EA Sports supremo Peter Moore has suggested that the company needs to make its games more accessible, in what many would consider an overt statement that titles for the Wii should be dumbed down.
Moore, speaking to Reuters, admitted the success of Wii Sports had left his wondering if EA Sports’ fare was too complex, and he confirmed that the ‘All Play’ range of games would be catering for ‘that crowd’.
"We can't be blind to the fact that different consumers are coming into games now and shame on us if we can't evolve and develop something for that crowd," Peter Moore, head of EA Sports, told Reuters.
"While we have no intention whatsoever of dumbing down the experience that we all love and that drives this multibillion dollar business... we need to make sports games more approachable.
"We learned some hard lessons [from Wii Sports]. That was the type of sports experience they were looking for and we saw that and decided we needed to redefine what our sports games were about," Moore added.
"It's like how swimming pools have a deep end and a shallow end. EA Sports has really only built a swimming pool with a deep end.
"It's intimidating for a lot of people to jump right in the deep end. With All-Play, we're building a shallow end," Moore added.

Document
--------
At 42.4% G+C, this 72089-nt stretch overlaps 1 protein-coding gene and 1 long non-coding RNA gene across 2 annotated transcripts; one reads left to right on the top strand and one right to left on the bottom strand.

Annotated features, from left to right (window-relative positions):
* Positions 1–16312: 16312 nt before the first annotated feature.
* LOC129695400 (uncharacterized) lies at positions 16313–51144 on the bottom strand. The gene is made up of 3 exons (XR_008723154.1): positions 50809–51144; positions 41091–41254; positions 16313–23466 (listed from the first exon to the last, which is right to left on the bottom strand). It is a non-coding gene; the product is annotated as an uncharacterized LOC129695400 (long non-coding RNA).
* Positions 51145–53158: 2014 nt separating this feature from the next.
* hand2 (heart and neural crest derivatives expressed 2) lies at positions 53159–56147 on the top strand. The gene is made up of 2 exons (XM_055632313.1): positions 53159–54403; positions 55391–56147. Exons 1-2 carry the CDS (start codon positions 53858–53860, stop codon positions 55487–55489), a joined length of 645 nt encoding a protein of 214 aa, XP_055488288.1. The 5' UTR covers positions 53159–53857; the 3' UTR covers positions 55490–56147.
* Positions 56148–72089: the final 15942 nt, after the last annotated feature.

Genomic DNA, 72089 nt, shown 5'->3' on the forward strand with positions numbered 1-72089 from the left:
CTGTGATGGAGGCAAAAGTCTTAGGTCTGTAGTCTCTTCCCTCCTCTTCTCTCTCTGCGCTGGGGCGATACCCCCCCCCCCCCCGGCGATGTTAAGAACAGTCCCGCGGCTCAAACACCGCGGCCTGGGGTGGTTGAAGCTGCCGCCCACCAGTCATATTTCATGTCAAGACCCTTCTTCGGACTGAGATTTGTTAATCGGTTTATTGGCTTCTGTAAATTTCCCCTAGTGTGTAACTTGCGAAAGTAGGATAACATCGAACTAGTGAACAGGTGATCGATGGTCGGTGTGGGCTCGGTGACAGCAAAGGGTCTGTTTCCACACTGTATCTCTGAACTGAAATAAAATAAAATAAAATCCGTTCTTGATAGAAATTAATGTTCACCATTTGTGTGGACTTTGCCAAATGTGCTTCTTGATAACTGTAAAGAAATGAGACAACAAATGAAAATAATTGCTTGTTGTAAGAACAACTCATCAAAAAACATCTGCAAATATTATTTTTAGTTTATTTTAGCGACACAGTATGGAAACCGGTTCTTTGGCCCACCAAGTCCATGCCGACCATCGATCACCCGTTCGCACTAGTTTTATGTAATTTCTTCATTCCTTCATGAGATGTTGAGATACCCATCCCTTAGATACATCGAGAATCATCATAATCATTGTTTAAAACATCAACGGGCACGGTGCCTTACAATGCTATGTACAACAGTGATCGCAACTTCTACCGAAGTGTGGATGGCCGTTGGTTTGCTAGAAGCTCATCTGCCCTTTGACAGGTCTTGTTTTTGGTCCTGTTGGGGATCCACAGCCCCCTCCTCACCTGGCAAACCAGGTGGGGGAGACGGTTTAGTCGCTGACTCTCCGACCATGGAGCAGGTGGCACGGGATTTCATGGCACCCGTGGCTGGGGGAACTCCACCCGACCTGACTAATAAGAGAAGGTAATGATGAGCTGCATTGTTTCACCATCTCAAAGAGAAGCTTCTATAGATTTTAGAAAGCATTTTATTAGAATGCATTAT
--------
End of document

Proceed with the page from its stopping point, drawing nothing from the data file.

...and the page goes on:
A word to the wise, if EA Sports want to cover Olympic Diving they may want to consider reopening the deep end.
Sign up for Black Friday email alerts!
Get the hottest deals available in your inbox plus news, reviews, opinion, analysis and more from the TechRadar team.
Patrick Goss is the ex-Editor in Chief of TechRadar. Patrick was a passionate and experienced journalist, and he has been lucky enough to work on some of the finest online properties on the planet, building audiences everywhere and establishing himself at the forefront of digital content. After a long stint as the boss at TechRadar, Patrick has now moved on to a role with Apple, where he is the Managing Editor for the App Store in the UK.
WhatsApp's desktop app now lets you send self-destructing photos and videos
AMD's 96-core behemoth just sent Intel's best processor into oblivion to claim 19 world speed records — and it's only just getting started
Amazon wants you to ditch keycards, and scan your palm instead to get into the office